Shoppe Talk ~ Inspiration ~ Wedding Photography, 100 Years Ago, Part One
Here is this week's first post from Mariann! Artists in all fields have been using history for inspiration for many years, Mariann reminds us that we are not an exception.
Wedding Photography, 100 Years Ago
PART ONE: Seeing in Stereo
Hi, Shoppe fans! My name is Mariann, and I will be a regular contributor to the Shoppe Talk Blog. I’ll be chiming in with my experience and findings as I look for interesting portals into and out of the photographer’s world, as well as sharing bits of history and kernels of inspiration. This week, we’ll be taking a peek at what different approaches to wedding photography looked like at the turn of the century, through the lens of photography history. Think of these posts as a tasting menu; the images and stylistic
differences herein are only a blush of the deep and rich recipe book of the medium’s history.
In the early 1900s, photography was at a new prime. It had worked itself up to be a mighty entity, with its own industry and art culture. A particular photographic form that was in its heyday at the time was the stereograph
. Stereo images were made by using a special camera that had two lenses placed apart from each other to mimic the anatomical arrangement of the human eyes. Two simultaneous exposures were made, one from each lens. Accordingly, the print would feature side-by-side images that, when observed through a special viewer, would create a three-dimensional image. The technology was popularly used for its ability to produce a dramatic viewing experience of images of exotic locales and breathtaking landscapes. Here is a ‘stereo card’ of Bridal Veil Falls from a Yosemite Valley image series. (See how I kept that in the wedding theme? :) )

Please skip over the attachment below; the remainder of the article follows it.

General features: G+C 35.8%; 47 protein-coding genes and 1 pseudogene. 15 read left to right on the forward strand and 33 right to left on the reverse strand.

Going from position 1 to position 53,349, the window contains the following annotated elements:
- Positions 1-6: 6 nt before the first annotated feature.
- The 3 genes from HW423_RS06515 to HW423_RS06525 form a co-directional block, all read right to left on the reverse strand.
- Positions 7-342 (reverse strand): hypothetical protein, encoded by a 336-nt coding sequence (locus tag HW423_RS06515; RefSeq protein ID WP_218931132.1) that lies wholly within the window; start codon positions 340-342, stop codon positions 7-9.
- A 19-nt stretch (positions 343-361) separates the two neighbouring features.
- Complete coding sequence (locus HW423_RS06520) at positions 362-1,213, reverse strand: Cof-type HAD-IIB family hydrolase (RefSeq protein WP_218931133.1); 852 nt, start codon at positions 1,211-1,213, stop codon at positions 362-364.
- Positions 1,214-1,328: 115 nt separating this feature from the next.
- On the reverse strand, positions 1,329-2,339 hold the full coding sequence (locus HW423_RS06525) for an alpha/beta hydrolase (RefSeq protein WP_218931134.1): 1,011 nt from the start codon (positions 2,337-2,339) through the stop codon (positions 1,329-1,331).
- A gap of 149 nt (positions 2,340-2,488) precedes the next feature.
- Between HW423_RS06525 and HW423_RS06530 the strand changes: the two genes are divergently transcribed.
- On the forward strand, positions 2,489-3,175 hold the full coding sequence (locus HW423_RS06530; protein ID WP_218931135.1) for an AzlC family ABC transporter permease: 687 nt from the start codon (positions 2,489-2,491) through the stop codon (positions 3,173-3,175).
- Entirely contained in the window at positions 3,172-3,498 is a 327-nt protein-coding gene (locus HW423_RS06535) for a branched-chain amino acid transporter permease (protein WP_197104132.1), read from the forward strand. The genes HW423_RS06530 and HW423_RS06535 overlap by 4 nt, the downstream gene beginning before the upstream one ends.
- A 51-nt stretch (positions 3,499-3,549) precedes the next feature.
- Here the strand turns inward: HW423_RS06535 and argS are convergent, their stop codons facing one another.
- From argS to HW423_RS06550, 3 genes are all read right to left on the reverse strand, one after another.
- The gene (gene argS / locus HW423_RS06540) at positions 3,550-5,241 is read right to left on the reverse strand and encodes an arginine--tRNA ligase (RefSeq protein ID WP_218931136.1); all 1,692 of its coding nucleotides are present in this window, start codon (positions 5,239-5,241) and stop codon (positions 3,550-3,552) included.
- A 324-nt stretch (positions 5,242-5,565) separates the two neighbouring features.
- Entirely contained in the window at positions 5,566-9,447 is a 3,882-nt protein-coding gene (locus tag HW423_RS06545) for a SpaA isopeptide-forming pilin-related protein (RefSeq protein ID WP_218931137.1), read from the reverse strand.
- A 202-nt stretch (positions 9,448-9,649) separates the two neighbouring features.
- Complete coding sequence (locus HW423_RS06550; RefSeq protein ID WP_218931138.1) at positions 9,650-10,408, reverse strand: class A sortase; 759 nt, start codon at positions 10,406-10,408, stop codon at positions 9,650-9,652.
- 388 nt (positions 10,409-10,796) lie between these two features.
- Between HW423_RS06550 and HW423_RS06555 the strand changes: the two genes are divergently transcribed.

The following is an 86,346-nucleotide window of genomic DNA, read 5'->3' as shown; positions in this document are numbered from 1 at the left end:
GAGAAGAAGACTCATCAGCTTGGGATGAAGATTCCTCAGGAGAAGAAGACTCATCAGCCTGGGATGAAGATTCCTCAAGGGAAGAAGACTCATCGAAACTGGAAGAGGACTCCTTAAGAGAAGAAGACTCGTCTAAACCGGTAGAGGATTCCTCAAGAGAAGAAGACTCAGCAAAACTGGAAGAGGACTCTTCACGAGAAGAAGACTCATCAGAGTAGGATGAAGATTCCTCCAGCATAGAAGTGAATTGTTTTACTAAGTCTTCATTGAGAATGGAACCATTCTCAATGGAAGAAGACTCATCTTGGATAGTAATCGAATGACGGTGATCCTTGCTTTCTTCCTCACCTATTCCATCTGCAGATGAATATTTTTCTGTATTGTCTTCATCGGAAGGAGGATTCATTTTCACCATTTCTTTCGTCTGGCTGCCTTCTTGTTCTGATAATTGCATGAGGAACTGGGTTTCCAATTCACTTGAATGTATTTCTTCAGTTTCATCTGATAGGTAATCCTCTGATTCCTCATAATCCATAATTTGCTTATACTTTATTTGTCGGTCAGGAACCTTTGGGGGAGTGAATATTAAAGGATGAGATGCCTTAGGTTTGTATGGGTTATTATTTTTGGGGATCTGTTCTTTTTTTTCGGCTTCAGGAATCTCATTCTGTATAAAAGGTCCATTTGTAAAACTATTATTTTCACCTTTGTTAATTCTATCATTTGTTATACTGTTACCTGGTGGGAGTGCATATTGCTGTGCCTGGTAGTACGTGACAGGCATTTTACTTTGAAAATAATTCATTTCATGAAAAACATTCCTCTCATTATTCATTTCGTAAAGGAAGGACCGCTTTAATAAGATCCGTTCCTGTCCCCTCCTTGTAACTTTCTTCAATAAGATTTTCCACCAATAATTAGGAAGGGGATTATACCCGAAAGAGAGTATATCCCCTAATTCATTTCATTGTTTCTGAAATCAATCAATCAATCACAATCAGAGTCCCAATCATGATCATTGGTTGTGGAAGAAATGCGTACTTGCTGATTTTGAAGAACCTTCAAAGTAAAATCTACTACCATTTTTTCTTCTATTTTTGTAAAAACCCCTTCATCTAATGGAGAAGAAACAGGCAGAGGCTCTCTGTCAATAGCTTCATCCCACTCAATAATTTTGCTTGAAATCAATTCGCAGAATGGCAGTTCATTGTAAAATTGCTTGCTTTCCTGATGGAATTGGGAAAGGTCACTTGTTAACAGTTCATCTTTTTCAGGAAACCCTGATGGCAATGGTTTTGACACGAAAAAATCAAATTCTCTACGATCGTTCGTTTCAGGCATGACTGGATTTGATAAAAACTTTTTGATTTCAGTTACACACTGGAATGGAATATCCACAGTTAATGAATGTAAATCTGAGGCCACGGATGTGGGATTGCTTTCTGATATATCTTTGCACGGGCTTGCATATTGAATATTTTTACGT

“Bridal Veil Falls,” 1875, John P. Soule, publisher. Referenced from the Library of Congress
Stereo photography later grew into wider application, and made for an interesting format for wedding photography. Imagine the drama of seeing the bride passed out--in 3-D!
“The Fainting Bride,” c.1900, published by the American Stereoscopic Company. Referenced from the Library of Congress.
Here is an image made during the benediction of a wedding ceremony. You can see the quantity of potted palms and rose bushes that adorned the sanctuary, which was the fashion of the era.
“The Benediction,” 1907, published by the Sterro-Photo Company. Referenced from the Library of Congress
This next photo is by photographer C. L. Wasson, from the wedding of Alice Roosevelt. Alice was the daughter of President Theodore Roosevelt. She was married to House Representative Nicholas Longworth in 1906. Again, notice the masses of potted greenery--they make a dramatic frame here, in the way the scale plays with
the size of the subjects.
“President Roosevelt, with Alice Roosevelt-Longworth and Hon. Nicholas Longworth in Bridal Array,” 1906, C. L. Wasson.
Referenced from the Library of Congress
This next image is also from C. L. Wasson. This one is only half of the stereograph, so we can better see the detail in this great shot. Wasson captured the moment at such a fabulous angle. Image seeing this stereograph in 3-D--we could practically
join in to toast the bride. Three cheers for stereographs!
“A Toast to the Bride,” 1905, C. L. Wasson. Referenced from the Library of Congress.
Stay tuned for the next installment of our glance back at wedding photography at the
turn of the century...
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